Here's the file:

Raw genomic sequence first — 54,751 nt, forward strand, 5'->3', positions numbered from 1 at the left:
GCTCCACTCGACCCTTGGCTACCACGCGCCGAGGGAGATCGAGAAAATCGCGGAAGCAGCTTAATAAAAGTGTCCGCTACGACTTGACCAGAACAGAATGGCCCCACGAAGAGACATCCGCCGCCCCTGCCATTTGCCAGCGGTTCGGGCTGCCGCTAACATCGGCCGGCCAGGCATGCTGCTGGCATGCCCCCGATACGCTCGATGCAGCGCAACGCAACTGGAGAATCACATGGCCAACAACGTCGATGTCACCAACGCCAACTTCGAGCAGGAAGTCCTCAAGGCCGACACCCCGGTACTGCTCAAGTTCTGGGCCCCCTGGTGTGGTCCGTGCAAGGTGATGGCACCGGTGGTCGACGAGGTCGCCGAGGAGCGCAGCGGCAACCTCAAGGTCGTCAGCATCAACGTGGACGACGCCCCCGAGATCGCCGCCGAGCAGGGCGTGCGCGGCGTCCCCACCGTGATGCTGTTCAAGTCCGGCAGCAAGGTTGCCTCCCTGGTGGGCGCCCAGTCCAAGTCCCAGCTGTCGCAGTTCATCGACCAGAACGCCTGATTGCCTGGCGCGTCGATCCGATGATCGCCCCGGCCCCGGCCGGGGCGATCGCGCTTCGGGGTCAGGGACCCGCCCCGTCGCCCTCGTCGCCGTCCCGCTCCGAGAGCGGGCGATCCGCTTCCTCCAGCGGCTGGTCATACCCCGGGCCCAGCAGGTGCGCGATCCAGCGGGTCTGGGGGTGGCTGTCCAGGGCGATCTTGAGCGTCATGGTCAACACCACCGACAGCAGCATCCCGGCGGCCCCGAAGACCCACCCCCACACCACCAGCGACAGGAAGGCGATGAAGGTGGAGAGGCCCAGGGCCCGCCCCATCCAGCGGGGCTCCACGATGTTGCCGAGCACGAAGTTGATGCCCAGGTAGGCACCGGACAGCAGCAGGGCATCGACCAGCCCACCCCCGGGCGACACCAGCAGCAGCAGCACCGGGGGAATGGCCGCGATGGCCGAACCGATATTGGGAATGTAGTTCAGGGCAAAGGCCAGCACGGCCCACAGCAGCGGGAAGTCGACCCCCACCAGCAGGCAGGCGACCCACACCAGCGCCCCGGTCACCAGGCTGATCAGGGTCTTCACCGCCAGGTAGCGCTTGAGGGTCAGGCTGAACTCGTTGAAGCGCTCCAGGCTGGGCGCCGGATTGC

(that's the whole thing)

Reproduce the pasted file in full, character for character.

Raw genomic sequence first — 54,751 nt, forward strand, 5'->3', positions numbered from 1 at the left:
GCTCCACTCGACCCTTGGCTACCACGCGCCGAGGGAGATCGAGAAAATCGCGGAAGCAGCTTAATAAAAGTGTCCGCTACGACTTGACCAGAACAGAATGGCCCCACGAAGAGACATCCGCCGCCCCTGCCATTTGCCAGCGGTTCGGGCTGCCGCTAACATCGGCCGGCCAGGCATGCTGCTGGCATGCCCCCGATACGCTCGATGCAGCGCAACGCAACTGGAGAATCACATGGCCAACAACGTCGATGTCACCAACGCCAACTTCGAGCAGGAAGTCCTCAAGGCCGACACCCCGGTACTGCTCAAGTTCTGGGCCCCCTGGTGTGGTCCGTGCAAGGTGATGGCACCGGTGGTCGACGAGGTCGCCGAGGAGCGCAGCGGCAACCTCAAGGTCGTCAGCATCAACGTGGACGACGCCCCCGAGATCGCCGCCGAGCAGGGCGTGCGCGGCGTCCCCACCGTGATGCTGTTCAAGTCCGGCAGCAAGGTTGCCTCCCTGGTGGGCGCCCAGTCCAAGTCCCAGCTGTCGCAGTTCATCGACCAGAACGCCTGATTGCCTGGCGCGTCGATCCGATGATCGCCCCGGCCCCGGCCGGGGCGATCGCGCTTCGGGGTCAGGGACCCGCCCCGTCGCCCTCGTCGCCGTCCCGCTCCGAGAGCGGGCGATCCGCTTCCTCCAGCGGCTGGTCATACCCCGGGCCCAGCAGGTGCGCGATCCAGCGGGTCTGGGGGTGGCTGTCCAGGGCGATCTTGAGCGTCATGGTCAACACCACCGACAGCAGCATCCCGGCGGCCCCGAAGACCCACCCCCACACCACCAGCGACAGGAAGGCGATGAAGGTGGAGAGGCCCAGGGCCCGCCCCATCCAGCGGGGCTCCACGATGTTGCCGAGCACGAAGTTGATGCCCAGGTAGGCACCGGACAGCAGCAGGGCATCGACCAGCCCACCCCCGGGCGACACCAGCAGCAGCAGCACCGGGGGAATGGCCGCGATGGCCGAACCGATATTGGGAATGTAGTTCAGGGCAAAGGCCAGCACGGCCCACAGCAGCGGGAAGTCGACCCCCACCAGCAGGCAGGCGACCCACACCAGCGCCCCGGTCACCAGGCTGATCAGGGTCTTCACCGCCAGGTAGCGCTTGAGGGTCAGGCTGAACTCGTTGAAGCGCTCCAGGCTGGGCGCCGGATTGC